There is no need for temples, no need for complicated philosophies. My brain and my heart are my temples; my philosophy is kindness. —Dalai Lama
I learned a long time ago that I can’t please everyone. There are a few people, fewer than five, who seem frustrated that I don’t write more about photography since that is mostly what I do. I suppose I could do that, but I’ve always operated under the premise that if one is reading about photography one is not doing photography and the only real way to improve is to do, not read. When I do write about photography, I want it to be something that is genuinely helpful.
What I’ve noticed, though, is that in those moments when I consider doing something crazy like writing a book, the outline itself seems sufficient instruction. If I were to title a chapter with something like, “Understanding Depth of Field,” what else is there to say except that the larger the aperture, the smaller the number, and the shorter the depth of field. There, done with that chapter. You’re welcome.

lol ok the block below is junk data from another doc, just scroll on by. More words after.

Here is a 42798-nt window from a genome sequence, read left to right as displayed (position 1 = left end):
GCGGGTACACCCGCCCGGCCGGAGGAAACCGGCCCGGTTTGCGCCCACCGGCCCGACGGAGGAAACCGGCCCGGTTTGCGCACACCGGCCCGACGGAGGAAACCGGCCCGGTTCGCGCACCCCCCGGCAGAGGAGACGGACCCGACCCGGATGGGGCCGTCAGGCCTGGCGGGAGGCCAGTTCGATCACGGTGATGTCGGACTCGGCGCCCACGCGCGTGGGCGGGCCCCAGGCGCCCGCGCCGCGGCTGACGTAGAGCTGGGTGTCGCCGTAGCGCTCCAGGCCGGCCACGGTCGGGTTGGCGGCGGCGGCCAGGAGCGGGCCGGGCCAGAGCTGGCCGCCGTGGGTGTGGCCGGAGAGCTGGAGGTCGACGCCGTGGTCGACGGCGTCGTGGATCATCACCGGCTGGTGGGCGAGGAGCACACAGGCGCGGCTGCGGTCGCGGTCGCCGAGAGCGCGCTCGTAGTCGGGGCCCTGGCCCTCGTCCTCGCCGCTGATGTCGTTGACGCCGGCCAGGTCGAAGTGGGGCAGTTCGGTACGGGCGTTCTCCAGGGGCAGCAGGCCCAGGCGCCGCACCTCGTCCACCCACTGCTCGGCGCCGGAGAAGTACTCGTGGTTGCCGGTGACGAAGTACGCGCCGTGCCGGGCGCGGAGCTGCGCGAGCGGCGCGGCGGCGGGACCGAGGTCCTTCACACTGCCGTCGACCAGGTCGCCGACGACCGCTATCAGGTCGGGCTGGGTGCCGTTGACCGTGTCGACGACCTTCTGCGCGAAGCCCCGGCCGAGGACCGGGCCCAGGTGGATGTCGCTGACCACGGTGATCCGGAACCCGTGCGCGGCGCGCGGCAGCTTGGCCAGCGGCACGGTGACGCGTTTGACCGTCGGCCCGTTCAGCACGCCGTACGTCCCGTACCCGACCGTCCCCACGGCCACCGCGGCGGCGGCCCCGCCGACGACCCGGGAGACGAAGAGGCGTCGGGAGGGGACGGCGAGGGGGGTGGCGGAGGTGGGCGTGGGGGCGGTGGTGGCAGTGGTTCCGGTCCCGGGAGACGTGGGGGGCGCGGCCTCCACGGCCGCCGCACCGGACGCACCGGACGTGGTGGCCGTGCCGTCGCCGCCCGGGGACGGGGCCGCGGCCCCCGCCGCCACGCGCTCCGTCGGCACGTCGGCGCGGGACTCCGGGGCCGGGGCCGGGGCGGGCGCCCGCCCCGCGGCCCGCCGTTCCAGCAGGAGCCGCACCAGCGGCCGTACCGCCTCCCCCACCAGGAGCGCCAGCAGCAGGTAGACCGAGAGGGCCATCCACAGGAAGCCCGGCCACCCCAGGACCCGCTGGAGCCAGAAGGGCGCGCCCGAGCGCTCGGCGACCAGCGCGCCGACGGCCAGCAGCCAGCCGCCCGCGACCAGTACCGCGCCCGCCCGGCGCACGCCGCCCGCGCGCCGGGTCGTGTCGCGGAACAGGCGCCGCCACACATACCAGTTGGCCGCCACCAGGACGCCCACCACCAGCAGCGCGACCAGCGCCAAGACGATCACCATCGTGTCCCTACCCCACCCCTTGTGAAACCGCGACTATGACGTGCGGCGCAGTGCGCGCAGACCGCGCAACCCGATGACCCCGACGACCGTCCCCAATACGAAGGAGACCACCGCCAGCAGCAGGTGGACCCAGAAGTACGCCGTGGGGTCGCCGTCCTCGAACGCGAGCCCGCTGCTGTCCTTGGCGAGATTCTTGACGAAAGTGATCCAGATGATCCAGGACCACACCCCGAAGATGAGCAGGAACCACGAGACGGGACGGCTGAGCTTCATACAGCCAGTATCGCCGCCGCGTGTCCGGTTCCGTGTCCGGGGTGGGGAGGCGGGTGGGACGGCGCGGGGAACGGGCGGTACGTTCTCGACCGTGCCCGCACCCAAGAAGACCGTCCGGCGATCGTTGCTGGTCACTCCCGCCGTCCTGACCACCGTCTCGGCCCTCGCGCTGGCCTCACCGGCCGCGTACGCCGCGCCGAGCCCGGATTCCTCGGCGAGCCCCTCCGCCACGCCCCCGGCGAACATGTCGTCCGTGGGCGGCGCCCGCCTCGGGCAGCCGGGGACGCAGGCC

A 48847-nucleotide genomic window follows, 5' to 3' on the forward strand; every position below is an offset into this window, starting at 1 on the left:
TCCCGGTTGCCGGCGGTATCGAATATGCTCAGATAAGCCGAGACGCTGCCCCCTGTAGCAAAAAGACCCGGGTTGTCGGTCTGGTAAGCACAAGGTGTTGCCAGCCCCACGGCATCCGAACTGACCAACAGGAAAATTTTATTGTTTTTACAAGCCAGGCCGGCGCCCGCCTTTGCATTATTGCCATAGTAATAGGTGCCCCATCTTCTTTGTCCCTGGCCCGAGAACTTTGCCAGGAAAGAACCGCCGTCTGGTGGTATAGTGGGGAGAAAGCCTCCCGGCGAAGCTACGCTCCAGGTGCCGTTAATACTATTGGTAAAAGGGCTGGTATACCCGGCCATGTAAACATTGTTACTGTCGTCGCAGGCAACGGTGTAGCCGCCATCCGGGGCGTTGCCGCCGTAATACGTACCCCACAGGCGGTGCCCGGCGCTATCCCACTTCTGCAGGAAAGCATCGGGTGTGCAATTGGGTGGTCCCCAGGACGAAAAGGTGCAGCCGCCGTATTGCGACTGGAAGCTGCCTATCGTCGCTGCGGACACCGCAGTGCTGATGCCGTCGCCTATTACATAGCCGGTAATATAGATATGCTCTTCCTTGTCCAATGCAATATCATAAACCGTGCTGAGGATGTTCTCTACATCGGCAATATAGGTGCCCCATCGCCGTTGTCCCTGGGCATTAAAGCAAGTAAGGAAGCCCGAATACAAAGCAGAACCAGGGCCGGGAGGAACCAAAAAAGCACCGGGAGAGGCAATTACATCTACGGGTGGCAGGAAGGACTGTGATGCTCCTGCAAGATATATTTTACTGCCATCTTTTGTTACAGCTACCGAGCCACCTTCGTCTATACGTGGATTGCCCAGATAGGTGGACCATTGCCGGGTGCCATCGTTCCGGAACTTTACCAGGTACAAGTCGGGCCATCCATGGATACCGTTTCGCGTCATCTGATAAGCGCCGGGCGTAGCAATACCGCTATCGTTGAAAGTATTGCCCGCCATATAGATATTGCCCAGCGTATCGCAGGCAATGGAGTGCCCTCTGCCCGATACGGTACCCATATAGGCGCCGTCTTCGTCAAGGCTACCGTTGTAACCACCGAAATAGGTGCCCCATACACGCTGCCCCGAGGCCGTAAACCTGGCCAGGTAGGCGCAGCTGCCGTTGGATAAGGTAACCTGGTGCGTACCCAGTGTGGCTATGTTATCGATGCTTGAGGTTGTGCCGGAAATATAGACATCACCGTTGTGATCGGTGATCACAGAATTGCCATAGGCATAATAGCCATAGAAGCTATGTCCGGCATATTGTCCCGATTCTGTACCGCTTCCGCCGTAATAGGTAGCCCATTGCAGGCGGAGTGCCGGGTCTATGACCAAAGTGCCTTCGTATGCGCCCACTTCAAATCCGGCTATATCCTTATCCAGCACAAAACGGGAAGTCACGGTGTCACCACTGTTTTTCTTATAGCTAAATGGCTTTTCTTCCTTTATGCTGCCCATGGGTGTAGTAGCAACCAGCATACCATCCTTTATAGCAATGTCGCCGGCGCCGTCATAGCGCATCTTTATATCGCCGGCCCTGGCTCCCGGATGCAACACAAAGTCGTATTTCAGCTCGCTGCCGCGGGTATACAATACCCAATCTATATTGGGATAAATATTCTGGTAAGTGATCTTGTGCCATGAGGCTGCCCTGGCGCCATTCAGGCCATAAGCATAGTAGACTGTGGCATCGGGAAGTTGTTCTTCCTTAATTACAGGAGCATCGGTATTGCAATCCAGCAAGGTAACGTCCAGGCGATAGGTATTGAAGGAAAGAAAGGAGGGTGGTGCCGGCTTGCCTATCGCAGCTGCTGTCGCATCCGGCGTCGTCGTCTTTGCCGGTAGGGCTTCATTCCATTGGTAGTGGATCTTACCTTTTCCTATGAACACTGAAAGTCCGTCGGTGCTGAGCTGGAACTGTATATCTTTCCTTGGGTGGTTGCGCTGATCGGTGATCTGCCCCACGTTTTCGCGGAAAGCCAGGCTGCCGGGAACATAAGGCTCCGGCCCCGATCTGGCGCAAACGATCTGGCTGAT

Okay, so I can BS my way through a thousand or so words on just about any topic, but is that really helpful when, if you want to improve your photography, you have to get out and shoot; that’s the only way anyone gets better. You can read all the damn books by all the “experts” in the world, but if your camera is not in your hand, if you’re not snapping regularly, if you’re not taking risks and trying things out differently, you’re not going to improve.
I’m no longer shooting anywhere near as often as I did four or five years ago and while I’m still not exactly “okay” with that, I’ve come to terms with the reality that my body hates me. We have a working relationship in that my body doesn’t especially like me working and lets me know when I’ve gone too far. Actually, if I could get more shoots in between 4-6 AM, we might be more productive, but there aren’t many people willing to shoot at that hour. Having plenty of time to step back and think, though, has allowed me to re-asses my philosophy of photography and make some changes.
Philosophies come and go and none of them are ever iron-clad; they’re circumstantial at best. Philosophies are based on a specific perspective to a specific reality and as both the perspectives and the realities change, so do the philosophies. As a result, philosophies held by other people are of limited value. Their perspective isn’t going to be the same as yours. The reality is not going to be identical to yours, even though you might share significant portions. Philosophies are valuable to other people only as guides in helping them establish their own.